Excuse me for just one second, if I may be so bold as to interject here… While I, too, don’t care to delve into or know every intimate detail of this young man’s decision to take his life, it is important to know why he chose to do so and how he was able to access a gun and bring it into the school, unnoticed. I’m sorry but it is. No, we don’t need to know his name but if there were reasons stated in his suicide note about why he chose to make this decision, what if someone else in that school is experiencing the same things and contemplating with the idea of taking their own life? Maybe another life can be saved by knowing that yes, someone else was dealing with the same issues but look around, the way he chose to deal with it was selfish and wrong. And yes, it is important to know how he was able to gain access to a gun and bring it into school without anyone noticing because other lives might be spared because they may keep the gun in their home in the same place, accessible to their kids. And whether they get a hold of it and hurt themselves or someone else, intentionally or accidentally, maybe a parent will make their weapons less easy for their children to get to. And maybe schools will take better notice at how a weapon got into the school because maybe another child will bring in a concealed weapon and next time, hurt others instead. I don’t think the information is off limits to the public. This boy chose to do this in a public place and put others at risk, whether we want to believe or hear it or not. It’s the truth. Do I think we should be banging down the door of the family to get information? No. Of course not. But I don’t know why we’re so afraid to ask the tough questions and hear the tough answers. Political, religious, or not, we are entitled to know the information because somewhere in the answers, might lie a kernel of truth or a lesson to be learned by others who are contemplating the same actions. And to say, “At least he didn’t take anyone with him.” What’s wrong with that? Thank goodness he didn’t. With all of the mass shootings these days that end with the perpetrator taking his life in the end so he doesn’t have to deal with his actions, I am relived, not that the boy committed suicide, but that he didn’t feel the need to kill other people first. Yes, the whole incident is unfortunate, sad, tragic, and all other words that could only be used to describe this horrible situation but the facts remain the same – a child was hurting so bad and nobody noticed, he brought a concealed weapon into school and nobody noticed, he left a note explaining why he did what he did and finally someone noticed, he took his life and someone noticed. If we can get answers to the hard questions before they have to be asked after someone kills themselves, then maybe we can save a life. Yes, let the family grieve privately. No, I don’t care to know his name, but everything else, I do want to know about because if we don’t have the information to learn from, how is this ever going to stop. Once again, another writer/blogger, pussy-footing around the real, tough issues. I’m sorry that the other students, staff, and parents had to go through this horrible incident but if we stay hush-hush about it and not try to understand the warning signs, nothing is ever going to change. We need to toughen up a little bit as a society and yes, kids need to toughen up too. I wasn’t like by everyone in jr. high, high school, even grade school. I was picked-on, people looked at me cross-eyed, but I learned to cope and realize that 10 years from now, it’s not going to matter what Jim Smith called me on Tuesday, January 10th, at 2:23 in the afternoon. Kids need to develop a thicker skin, speak-up and talk to someone if another person won’t leave them alone, and stop labeling everything as “bullying.” Not every unkind word or look means you’re being “bullied.” You do your best as a parent to teach your kids to have a healthy self-esteem, stand-up for themselves, and find an adult when you cannot fix the problem yourself. But when you keep it to yourself and consider everything anyone says and does that bothers you or upsets you as being “bullied” than you have a hyper-sensitivity and need to talk to a professional. Life is tough. Sometimes it downright sucks but killing yourself is not the way to deal with it. But if you do decide to use that as a way of coping with your pain, then be prepared to be analyzed and talked about because aren’t we doing what hurt that person in the first place, by not talking about him or her? I’m tired of everyone being so hyper-sensitive all the time and making such selfish decisions, like suicide. I’m sorry. Suicide, unless you are severely mentally ill and do not know right from wrong, is the most unbelievably selfish act and doing it at a school because you’re bullied is like saying, “Look what you mean people made me do.” But good idea, let’s ignore the situation and act like it never happened. and make a shrine to this kid who it sounds like, had a lot of people who cared about him and would’ve helped him.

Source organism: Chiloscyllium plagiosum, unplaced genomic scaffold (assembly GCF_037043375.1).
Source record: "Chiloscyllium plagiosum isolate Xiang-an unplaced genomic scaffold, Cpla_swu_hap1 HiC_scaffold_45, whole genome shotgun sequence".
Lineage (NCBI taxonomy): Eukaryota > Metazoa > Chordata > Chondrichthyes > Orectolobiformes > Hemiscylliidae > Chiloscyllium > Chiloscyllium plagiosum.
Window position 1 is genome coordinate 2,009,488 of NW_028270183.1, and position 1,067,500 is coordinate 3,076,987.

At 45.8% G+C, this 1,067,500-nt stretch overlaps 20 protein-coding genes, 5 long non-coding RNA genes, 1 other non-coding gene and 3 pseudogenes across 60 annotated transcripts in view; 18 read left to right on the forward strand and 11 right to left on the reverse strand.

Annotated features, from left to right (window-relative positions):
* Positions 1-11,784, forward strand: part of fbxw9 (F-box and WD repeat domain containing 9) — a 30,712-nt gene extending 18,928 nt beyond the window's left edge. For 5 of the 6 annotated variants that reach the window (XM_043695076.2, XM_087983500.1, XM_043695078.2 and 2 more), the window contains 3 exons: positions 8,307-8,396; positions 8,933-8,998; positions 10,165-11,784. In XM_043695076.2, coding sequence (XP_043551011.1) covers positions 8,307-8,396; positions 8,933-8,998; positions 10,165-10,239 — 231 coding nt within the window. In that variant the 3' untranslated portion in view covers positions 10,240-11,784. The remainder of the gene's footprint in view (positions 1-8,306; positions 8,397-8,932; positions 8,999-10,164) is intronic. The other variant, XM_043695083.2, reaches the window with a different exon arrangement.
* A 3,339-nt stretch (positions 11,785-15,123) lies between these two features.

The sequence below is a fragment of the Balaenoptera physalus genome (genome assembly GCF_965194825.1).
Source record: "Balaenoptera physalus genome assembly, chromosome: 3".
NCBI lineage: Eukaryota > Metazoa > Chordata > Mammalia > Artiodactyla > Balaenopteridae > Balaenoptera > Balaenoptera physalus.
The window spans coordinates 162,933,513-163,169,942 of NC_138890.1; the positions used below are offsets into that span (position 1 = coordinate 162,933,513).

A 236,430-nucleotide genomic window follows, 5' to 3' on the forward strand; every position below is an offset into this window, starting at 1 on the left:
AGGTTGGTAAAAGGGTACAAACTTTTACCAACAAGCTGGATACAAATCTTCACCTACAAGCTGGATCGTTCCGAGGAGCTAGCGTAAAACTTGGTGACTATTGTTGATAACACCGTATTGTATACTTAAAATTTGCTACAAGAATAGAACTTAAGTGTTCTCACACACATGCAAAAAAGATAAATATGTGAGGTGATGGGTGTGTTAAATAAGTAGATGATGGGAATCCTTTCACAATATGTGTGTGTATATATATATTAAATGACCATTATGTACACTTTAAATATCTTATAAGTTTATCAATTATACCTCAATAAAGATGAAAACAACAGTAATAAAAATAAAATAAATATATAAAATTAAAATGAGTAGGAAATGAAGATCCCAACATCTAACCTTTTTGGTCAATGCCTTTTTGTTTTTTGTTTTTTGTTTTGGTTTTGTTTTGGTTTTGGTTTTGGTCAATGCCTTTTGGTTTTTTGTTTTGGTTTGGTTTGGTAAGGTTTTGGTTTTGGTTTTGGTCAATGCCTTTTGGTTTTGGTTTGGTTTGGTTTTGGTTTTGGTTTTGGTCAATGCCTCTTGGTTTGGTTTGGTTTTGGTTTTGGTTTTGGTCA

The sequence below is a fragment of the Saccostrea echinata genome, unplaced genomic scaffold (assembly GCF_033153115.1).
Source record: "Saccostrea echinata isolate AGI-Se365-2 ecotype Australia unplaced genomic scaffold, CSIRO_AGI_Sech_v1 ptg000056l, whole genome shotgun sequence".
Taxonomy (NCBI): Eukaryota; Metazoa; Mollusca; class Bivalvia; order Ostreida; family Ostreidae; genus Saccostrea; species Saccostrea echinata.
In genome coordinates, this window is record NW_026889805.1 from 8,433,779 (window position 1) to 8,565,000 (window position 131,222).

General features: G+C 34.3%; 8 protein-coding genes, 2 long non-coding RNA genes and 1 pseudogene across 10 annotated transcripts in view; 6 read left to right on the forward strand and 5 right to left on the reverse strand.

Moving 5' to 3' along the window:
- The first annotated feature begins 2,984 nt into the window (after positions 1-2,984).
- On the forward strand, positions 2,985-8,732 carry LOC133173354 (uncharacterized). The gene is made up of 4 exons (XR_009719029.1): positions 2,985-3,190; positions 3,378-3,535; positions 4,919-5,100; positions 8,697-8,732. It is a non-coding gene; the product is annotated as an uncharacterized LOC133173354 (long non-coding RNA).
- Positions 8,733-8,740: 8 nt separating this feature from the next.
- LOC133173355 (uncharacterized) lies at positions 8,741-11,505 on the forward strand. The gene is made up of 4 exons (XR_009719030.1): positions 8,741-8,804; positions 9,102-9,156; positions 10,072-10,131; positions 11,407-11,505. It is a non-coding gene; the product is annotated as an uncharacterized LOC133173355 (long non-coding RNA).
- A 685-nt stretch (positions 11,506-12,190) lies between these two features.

• Thank you.